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Pedestrian Right-Of-Way & Sharing the Road With Pedestrians

Pedestrian Right-Of-Way & Sharing the Road With Pedestrians

by Zutobi · Updated Jan 21, 2021

This guide will show you all you need to know about how to safely share the road with pedestrians. 

It’s essential that you know how to drive near pedestrians, what the hidden dangers are and when to yield the right-of-way.

That’s how you can avoid traffic accidents and make the roads a safer place for everyone.

Sounds good? Let’s dive right in!

Who Is a Pedestrian?

A pedestrian refers to a person on foot, walking, running, jogging, hiking, sitting, lying down or using a conveyance other than a bicycle (skateboards, wheelchairs etc.).

Pedestrian Safety

Pedestrian safety is a huge part of driving and involves everyone on the roads – there are well over 5,000 pedestrian fatalities per year in the U.S. due to traffic crashes.

Think about that for a second… 5000 crashes each year that result in pedestrian fatalities! That’s a BIG number.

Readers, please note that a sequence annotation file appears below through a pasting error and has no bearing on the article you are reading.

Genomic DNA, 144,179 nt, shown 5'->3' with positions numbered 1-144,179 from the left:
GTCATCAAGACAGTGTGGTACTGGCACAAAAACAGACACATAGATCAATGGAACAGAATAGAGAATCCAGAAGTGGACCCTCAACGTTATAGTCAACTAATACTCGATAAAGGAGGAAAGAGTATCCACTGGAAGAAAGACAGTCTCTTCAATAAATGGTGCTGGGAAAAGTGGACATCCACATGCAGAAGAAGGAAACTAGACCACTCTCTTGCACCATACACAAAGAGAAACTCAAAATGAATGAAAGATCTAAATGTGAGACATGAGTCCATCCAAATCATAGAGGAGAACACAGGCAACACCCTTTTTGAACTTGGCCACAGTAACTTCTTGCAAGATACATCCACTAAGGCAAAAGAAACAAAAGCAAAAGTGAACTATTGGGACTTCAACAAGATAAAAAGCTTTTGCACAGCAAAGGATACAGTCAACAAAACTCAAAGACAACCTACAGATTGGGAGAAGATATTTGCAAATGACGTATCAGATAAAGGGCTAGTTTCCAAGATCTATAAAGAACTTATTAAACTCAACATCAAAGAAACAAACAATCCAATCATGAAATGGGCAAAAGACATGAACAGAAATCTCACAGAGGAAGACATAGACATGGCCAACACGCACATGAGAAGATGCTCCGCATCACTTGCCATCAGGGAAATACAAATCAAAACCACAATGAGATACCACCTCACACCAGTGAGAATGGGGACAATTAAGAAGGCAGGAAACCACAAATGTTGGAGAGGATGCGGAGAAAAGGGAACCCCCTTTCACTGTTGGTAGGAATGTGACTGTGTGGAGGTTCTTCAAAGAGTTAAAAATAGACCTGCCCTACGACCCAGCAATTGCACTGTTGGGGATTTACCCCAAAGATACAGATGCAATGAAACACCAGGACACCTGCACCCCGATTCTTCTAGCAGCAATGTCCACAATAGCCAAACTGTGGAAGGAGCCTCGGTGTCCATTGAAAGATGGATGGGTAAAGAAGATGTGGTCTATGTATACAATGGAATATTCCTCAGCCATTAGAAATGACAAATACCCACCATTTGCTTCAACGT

As a driver, you often face situations involving pedestrians and must be prepared to stop for them. Pedestrians may be unaware of the road rules or for other reasons enter the road environment unexpectedly.

Here are a few driving tips for pedestrian safety to avoid traffic collisions:

  • You should slow down and be very careful in darkness and other low-visibility situations (e.g. rain) as more than half of pedestrian fatalities occur during these times.
  • Be extra alert around the elderly, children, and those affected by alcohol or drugs as they may be less alert themselves
  • When driving in populated areas, watch out for pedestrians at all times. Even if a pedestrian is in the wrong, you are still obliged to avoid a collision.

Remember – pedestrians hit by vehicles traveling at speeds exceeding 25 mph are unlikely to survive. Sharing the road with pedestrians requires alertness, preparedness and patience.

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Elderly may not see or hear you coming

When Should You Yield to Pedestrians?

There are many situations when you must yield the right-of-way to pedestrians. Pedestrians are vulnerable in a crash, and they are therefore protected by right-of-way rules.